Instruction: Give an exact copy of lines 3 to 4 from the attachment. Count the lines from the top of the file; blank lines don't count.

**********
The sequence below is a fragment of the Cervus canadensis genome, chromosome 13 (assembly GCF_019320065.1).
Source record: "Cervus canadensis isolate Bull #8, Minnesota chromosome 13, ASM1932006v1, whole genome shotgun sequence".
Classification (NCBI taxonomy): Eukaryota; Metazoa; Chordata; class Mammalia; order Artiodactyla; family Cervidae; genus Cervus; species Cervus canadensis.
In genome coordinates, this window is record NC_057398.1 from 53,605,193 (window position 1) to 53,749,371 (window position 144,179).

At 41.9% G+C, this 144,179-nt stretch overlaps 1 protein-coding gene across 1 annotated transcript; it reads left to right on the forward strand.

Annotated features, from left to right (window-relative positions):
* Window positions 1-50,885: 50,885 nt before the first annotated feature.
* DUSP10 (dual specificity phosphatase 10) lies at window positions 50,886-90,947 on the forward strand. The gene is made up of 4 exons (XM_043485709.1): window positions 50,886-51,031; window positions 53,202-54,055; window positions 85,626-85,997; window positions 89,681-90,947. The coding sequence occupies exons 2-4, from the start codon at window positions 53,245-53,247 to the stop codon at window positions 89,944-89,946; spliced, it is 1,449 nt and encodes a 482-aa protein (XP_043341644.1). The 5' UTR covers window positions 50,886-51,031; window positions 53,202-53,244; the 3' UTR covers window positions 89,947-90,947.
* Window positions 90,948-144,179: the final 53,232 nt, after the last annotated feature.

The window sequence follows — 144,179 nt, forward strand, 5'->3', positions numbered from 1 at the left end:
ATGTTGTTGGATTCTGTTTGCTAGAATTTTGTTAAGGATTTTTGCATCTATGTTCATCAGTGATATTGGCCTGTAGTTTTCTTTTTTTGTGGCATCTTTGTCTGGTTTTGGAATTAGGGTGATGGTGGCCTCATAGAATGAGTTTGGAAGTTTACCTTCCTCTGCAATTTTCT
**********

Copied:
Classification (NCBI taxonomy): Eukaryota; Metazoa; Chordata; class Mammalia; order Artiodactyla; family Cervidae; genus Cervus; species Cervus canadensis.
In genome coordinates, this window is record NC_057398.1 from 53,605,193 (window position 1) to 53,749,371 (window position 144,179).